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C++ Question: How to retrieve the number of elements of an array of dynamic objects

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In Java, this is simply done by using arrayname.size() or so, right? The method I use in C++ is sizeof(arrayname)/sizeof(datatype) where datatype is int. Well, the problem with this method is that it''s not flexible. The sizes of datatypes are defined by the compiler and so differ from system to system (or is it the OS?), right? On my system, running Win98, sizeof(int) is 4. If I compile the ocde on another system, I guess things may go wrong. So my question is, is there any other method (which definitely has to be flexible) to get the number of elements of an array of dynamic objects? NOTE: The size of the array is not predetermined; like an array of values to be loaded from a file (sorta).

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well, when I want to count the number of chars in a string, I do a simple while(1) loop until an element returns a NULL. This may or may not work for you, since you may want them to be NULL or whatever. There are so many strange things you can do in programming. This works for me though. Hope it helps.

"What is darkness? It doesn''t exist where there''s light, and without light, it''s nothing..."

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If the array has been allocated with new, malloc or anything like that ... you don''t really have an array, but a pointer to dynamically allocated data. In which case, recovering the size is strictly impossible. sizeof(pointer) is constant regardless of the number of elements (though the exact size is platform-specific).

HOWEVER, if you''re using a C++ std::vector (standard dynamic array class), then its size is (surprise !) arrayname.size(). std::vector is probably closest to Java arrays ... except they are type-checked (e.g. std::vector<int>).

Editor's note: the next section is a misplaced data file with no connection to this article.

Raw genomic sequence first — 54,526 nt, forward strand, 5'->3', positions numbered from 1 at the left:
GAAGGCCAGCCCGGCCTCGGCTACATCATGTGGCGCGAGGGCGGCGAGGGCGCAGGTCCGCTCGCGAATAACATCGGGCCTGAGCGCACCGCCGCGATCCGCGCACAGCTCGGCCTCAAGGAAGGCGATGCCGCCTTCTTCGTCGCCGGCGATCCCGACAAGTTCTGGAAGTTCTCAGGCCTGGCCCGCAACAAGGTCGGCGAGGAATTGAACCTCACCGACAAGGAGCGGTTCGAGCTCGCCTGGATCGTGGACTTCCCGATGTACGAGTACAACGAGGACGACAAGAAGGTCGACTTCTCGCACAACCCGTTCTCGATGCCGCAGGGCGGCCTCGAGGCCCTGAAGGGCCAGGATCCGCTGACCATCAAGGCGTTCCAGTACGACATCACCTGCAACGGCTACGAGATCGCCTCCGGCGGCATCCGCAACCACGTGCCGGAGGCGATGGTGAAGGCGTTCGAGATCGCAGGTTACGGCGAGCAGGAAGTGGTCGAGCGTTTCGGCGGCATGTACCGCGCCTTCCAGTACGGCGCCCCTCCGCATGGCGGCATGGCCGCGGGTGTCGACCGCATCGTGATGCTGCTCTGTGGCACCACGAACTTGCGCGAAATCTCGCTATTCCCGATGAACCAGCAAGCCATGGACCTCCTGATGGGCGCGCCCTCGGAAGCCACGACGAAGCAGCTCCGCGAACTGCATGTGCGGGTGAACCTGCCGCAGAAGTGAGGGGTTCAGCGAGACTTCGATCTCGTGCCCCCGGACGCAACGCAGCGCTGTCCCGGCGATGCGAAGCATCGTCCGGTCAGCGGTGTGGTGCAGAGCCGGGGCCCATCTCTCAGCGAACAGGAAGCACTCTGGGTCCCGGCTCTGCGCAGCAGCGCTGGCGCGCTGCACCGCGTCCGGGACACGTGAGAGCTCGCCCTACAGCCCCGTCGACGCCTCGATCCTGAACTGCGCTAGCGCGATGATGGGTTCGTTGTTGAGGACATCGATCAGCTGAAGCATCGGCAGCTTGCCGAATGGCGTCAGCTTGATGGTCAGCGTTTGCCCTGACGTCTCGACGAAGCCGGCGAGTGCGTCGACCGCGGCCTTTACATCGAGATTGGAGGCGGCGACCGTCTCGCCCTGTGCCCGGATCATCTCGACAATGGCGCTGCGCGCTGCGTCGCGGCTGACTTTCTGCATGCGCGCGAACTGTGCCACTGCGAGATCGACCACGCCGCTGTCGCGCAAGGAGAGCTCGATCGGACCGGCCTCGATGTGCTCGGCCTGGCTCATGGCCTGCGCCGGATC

Note - C99 adds dynamic arrays and fixed-size types (int32_t ...) but that''s probably irrelevant here.

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If you overload operator new, you can do it like this:


  
void* operator new(int nSize)
{
int* pRet;

pRet = (int*)malloc(nSize+sizeof(int));
*pRet = nSize;
return pRet+1;
}
int GetArrayLen(void* pArray)
{
return ((int*)pArray)[-1];
}



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quote:
Original post by Evil Bill
If you overload operator new

If you overload operator new, it has to be for the serious intent of providing some custom memory allocation schema, not for whimsical fancies such as finding out the length of an array. Abusing a facility in such a manner creates more problems than it solves, which you''ve nicely illustrated for us by overloading the wrong operator, and failing to take account of alignment.

We already have std::vector, which is the modern-day antidote to the "well, it seemed a good idea in the 70''s" C-style array.

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True, i forgot about alignment, and yes, it does usually cause more problems than it solves. What do you mean i overloaded the wrong operator? I don''t understand ...

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quote:
Original post by Evil Bill
What do you mean i overloaded the wrong operator? I don''t understand

Big hint: you don''t use operator new to allocate arrays.

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Gobsmacked me''self - now I''ve split me lip

Use a std:vector for little things that don''t get moved around much and a std:list for whopping great mother-arrays that get chopped and changed a lot. Hell use a dequeue if you want to pop things on\off fronts and backs.

Use STL - you know it makes sense (else you might have to return the size of your object in the first 4 bytes of your array by hacking operator NEW or something equally NASTY like that!).

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SabreMan: Doh! I'm having a bad day (thats my excuse anyway)

Edit: Well, it should work. If you only want one object. And if you don't want it aligned. Oh, and you don't delete it either... But apart from that, it'll tell you the size of the object (not that its incredibly useful)



[edited by - Evil Bill on December 3, 2002 12:10:25 PM]

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